Everyone, family historian or not, is urged to speak with the old folks in his or her family, make and save careful notes, and caption the pictures in their family album. When the old folks help with the captioning, they tend to recall many elements of family history. Often, people of working age are unable to devote the time needed for family-history research in libraries and archives, but usually only younger people have the opportunity to learn from the old folks while the old folks are able to remember.
Anyone who seeks to learn of his or her family history is urged to join their local genealogical or historical society very early in his or her research, and, unless all their ancestors are from one limited area, also join a regional or state society. Of course, I recommend the Missouri State Genealogical Association, for which please see the links below.


Many, many Missourians are keenly interested in family history. However, some are impeded by a problem that exists with regard to the State Vital Records Office and which, indeed, would exist in any similar situation.
It is appropriate to keep certain vital records private for a reasonable time. So, when the State assumed the keeping of vital records in 1910, there was no immediate need to provide for opening of the records. But 90 years have passed.
The time has arrived for microfilm copies of the Missouri vital records (72 years old or older), and indexes at the State Vital Records Office in the Department of Health to be made available to the public at the State Archives. A 72-year interval is not arbitrary. Owing to the Federal regulation that census data remain closed for 72 years, that interval has become a de facto standard in the USA. A 72-year interval suffices for privacy.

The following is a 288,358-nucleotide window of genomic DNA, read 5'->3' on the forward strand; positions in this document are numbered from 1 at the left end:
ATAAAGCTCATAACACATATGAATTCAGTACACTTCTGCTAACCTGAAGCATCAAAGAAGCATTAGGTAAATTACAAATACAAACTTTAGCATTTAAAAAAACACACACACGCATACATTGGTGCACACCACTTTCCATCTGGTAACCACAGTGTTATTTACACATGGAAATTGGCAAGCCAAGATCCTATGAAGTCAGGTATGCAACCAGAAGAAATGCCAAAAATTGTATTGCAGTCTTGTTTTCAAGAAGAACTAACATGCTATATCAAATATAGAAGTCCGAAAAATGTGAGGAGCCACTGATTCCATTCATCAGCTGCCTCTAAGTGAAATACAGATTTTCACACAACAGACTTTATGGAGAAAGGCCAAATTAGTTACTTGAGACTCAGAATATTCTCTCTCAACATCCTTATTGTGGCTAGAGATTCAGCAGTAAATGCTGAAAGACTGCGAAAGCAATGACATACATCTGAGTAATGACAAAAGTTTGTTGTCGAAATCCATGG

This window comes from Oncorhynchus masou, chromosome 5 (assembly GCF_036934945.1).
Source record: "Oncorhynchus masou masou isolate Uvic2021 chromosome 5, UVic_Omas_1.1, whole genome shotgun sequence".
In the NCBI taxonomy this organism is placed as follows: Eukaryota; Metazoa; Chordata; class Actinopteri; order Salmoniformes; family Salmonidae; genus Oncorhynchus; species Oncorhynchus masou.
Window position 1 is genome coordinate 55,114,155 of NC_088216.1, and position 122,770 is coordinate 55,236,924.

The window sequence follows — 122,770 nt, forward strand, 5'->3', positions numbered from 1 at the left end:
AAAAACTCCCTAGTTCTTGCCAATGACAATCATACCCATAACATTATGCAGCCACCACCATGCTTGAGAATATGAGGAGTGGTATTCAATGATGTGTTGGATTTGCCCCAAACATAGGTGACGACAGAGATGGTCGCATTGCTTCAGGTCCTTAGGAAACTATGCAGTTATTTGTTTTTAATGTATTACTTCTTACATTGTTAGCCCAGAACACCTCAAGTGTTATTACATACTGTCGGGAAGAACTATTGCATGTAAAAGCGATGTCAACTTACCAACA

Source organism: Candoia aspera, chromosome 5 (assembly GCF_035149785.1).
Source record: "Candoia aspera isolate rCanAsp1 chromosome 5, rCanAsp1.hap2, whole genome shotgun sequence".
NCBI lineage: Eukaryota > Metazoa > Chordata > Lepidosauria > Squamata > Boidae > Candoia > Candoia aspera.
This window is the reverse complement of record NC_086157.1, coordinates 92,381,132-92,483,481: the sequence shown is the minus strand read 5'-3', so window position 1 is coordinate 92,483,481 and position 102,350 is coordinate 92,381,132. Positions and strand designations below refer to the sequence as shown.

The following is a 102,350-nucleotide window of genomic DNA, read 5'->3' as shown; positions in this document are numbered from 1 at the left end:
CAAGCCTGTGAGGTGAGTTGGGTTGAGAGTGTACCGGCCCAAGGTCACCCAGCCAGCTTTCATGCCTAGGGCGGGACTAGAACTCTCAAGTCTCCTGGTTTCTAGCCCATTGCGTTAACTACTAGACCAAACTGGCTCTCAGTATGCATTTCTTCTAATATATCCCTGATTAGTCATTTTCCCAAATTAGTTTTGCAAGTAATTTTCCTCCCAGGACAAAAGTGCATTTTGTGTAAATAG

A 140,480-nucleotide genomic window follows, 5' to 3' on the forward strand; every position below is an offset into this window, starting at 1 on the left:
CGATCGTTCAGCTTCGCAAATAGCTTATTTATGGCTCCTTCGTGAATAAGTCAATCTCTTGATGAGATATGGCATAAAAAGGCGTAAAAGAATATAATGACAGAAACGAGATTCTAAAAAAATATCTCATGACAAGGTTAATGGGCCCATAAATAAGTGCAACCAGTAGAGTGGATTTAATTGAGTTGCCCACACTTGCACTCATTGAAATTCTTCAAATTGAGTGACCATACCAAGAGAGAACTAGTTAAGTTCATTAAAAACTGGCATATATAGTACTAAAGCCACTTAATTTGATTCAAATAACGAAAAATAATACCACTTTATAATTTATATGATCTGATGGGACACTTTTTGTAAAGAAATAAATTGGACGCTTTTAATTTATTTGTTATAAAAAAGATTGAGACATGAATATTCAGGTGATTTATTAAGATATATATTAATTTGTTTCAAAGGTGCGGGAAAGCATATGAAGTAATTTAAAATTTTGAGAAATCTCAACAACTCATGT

Justification: Family Historians must be enabled to study record after record, not just seek one record at a time, and especially not have to work through an intermediary person or to depend on an index. That is essential, because of the many problems in interpretation of hand-written records, many typos, many spelling variations in names, even many variations in names themselves. There are many entries in which the surnames are mis-spelled.
Here is an example. One researcher's great-grandma's married name was Zakrzewski, a name that, with the silent 'k', is more often butchered than not. She died in St. Louis some time after May, 1910. Surely, her death is recorded in the State Vital Records office The only practical way to find her death data would be to search all the surnames that begin "Za", "Ze", "Sa" or "Se" in that time period. Repeated tries thru the Vital Records Office have been costly, but not successful.